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How to Remember Warning Signs of a Stroke

Felicia is a stroke survivor. She exercises regularly and prepares well balanced meals for herself and her family. She stays busy by working, volunteering and being involved in her kids’ school activities. She considers herself a healthy person and being at risk for stroke never crossed her mind.

Anthony, Felicia’s husband, often tells their children how he met their mom on a blind date and fell in love with her almost instantly. He worries about the possibility of recurrent strokes and wants to make sure they stay healthy as a family.

Sam knows about stroke. He was with his mom in the parking lot when her stroke happened. Felicia tells him it’s important to be active, stay fit and eat healthy. She also says that both he and his sister now have a higher risk for stroke, due to family history and their ethnic background.

Tiana takes tennis and gymnastics classes. She dreams of pursuing her love for both and becoming a great athlete. She loves to have her mom come watch her during practices and competitions.


What is F.A.S.T.?

F.A.S.T. is a simple way to remember the warning signs of a stroke. Note the time when any of the symptoms first appear. The sooner treatment is started, the better the outcomes. The sooner treatment is given after the first symptom begins, the more likely it is that the patient will recover with little or reduced disability, and it might even save your life or the life of a loved one.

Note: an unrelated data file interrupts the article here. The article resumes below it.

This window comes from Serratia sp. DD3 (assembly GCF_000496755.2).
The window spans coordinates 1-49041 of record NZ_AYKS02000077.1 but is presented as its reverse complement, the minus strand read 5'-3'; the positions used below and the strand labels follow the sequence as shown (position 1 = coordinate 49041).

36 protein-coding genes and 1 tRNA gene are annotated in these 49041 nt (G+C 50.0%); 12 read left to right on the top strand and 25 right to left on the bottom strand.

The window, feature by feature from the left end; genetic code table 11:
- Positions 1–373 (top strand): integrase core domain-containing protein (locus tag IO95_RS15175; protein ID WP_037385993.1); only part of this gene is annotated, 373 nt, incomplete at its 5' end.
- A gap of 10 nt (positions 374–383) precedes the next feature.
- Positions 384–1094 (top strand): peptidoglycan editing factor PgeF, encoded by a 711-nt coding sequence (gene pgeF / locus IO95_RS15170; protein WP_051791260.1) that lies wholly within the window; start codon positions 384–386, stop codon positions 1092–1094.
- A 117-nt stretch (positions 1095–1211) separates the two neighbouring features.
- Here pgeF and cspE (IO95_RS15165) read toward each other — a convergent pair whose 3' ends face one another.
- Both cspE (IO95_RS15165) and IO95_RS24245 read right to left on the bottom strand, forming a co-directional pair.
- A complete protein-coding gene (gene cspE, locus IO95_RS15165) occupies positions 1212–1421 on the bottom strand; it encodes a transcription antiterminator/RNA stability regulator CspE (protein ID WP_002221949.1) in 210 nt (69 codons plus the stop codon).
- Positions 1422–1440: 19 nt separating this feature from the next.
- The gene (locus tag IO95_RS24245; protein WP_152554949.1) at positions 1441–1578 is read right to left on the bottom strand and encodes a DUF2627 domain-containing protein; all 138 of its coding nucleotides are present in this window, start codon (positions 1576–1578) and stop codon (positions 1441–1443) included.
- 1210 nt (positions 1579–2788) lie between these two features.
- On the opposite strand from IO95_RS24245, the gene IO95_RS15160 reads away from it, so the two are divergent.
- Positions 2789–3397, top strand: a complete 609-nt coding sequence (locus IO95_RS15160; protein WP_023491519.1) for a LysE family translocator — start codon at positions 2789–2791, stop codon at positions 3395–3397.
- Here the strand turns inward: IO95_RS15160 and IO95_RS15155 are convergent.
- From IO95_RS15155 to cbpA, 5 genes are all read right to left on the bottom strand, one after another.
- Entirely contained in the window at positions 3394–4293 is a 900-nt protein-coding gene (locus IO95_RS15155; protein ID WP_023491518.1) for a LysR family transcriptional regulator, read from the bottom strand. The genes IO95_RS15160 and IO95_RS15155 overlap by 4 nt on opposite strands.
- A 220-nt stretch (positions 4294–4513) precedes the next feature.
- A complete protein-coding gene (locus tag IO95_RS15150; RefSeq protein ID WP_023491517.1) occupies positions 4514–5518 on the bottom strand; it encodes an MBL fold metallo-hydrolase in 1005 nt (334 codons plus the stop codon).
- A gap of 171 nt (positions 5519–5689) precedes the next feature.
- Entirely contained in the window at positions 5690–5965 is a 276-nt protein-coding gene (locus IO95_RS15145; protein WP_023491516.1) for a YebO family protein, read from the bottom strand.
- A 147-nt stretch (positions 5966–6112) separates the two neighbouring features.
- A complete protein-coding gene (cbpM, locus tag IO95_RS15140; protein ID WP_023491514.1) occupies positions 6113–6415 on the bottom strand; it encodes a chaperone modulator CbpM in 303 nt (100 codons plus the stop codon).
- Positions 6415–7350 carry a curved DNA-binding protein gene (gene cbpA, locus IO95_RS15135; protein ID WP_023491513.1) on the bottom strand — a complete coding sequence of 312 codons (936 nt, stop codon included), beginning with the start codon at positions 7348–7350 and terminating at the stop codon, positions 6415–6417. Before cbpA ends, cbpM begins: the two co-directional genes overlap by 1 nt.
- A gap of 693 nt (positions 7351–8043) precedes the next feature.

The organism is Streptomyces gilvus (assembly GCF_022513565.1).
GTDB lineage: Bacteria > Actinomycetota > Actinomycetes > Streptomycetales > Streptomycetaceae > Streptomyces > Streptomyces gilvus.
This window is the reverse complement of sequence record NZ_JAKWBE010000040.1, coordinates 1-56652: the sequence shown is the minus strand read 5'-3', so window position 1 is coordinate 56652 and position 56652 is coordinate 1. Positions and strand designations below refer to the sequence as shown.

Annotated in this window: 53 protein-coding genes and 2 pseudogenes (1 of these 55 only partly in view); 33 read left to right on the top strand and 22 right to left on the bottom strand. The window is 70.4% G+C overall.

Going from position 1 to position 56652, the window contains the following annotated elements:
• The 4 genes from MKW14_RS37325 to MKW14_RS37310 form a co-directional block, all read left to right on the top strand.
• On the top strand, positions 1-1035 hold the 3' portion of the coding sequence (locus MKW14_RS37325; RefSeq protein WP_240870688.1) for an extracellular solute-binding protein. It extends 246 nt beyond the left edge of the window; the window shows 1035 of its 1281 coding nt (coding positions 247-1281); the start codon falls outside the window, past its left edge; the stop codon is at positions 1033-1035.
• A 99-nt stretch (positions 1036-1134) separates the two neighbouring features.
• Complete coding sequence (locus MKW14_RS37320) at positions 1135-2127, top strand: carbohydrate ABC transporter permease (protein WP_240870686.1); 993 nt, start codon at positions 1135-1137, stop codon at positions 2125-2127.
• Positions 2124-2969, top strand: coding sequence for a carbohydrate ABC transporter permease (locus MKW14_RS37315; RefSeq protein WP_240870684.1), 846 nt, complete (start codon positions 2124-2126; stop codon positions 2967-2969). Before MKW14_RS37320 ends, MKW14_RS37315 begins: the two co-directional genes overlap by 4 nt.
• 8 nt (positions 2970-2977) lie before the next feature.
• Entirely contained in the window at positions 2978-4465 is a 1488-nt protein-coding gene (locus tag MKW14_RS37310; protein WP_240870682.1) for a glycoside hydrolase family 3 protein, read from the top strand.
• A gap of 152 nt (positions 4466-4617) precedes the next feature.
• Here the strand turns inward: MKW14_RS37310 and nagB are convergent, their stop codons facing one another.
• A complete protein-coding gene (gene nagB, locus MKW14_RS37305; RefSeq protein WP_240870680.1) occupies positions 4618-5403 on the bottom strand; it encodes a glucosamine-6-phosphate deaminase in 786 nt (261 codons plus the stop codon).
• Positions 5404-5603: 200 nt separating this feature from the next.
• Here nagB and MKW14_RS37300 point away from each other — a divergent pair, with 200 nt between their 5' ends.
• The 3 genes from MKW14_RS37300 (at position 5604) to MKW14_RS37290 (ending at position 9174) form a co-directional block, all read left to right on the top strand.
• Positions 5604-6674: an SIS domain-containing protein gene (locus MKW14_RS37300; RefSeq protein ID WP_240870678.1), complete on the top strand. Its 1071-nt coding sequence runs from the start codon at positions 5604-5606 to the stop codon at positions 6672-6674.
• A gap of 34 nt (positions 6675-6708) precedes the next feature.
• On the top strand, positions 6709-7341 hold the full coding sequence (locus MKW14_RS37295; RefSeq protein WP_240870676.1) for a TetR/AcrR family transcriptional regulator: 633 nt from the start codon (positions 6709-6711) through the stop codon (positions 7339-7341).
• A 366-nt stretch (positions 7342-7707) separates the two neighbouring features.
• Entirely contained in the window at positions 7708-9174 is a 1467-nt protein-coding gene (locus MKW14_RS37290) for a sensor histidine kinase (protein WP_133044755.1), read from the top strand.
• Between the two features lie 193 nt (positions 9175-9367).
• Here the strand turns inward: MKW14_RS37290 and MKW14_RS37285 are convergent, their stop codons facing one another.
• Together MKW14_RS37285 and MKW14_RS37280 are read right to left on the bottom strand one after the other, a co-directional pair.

Remember – stroke is an emergency!

Risks factors for stroke can include:

  • High blood pressure
  • Atrial fibrillation
  • High blood cholesterol
  • Diabetes
  • Tobacco use and smoking
  • Obesity
  • Physical inactivity
  • Unhealthy diet
  • Fibromuscular Dysplasia (FMD)
  • Patent Foramen Ovale (PFO)
  • Age
  • Gender
  • Race and ethnicity
  • Family history
  • Previous stroke or transient ischemic attack (TIA)


What Felicia wants you to know about stroke

Anyone at any time can have a stroke. Each year nearly 800,000 people in the United States experience a stroke. Stroke is the 5th leading cause of death and a leading cause of long-term disability in the U.S.

It can happen to you. A stroke happens every 40 seconds, and approximately every four minutes someone dies from a stroke.

A stroke is a “brain attack.” It occurs when the flow of blood to the brain is blocked. When this happens, brain cells die and brain damage occurs. 

Other signs of stroke include sudden:

  • Weakness, numbness or paralysis of the face, arm or leg, usually on one side of the body
  • Trouble speaking or difficulty understanding others
  • Loss of vision in one or both eyes or double vision
  • Loss of balance or coordination
  • Severe headache with no known cause


How can I learn more?

  1. Call 1-888-4-stroke (1-888-478-7653) or visit to learn more about stroke or find local support groups.
  2. Sign up for our monthly Stroke Connection e-news for stroke survivors and caregivers at
  3. Connect with others who have also had an experience with stroke by joining our Support Network at

Do you have questions for your doctor or nurse?

Take a few minutes to write down your questions for the next time you see your health care provider. For example:

What are my risk factors for stroke?

How can I reduce my risk for stroke?


We have many other fact sheets to help you make healthier choices to manage your condition or care for a loved one. Visit to learn more


© Copyright 2020 American Heart Association, Inc., a 501(c)(3) not-for-profit. All rights reserved. American Stroke Association is a registered trademark of the AHA. Unauthorized use prohibited.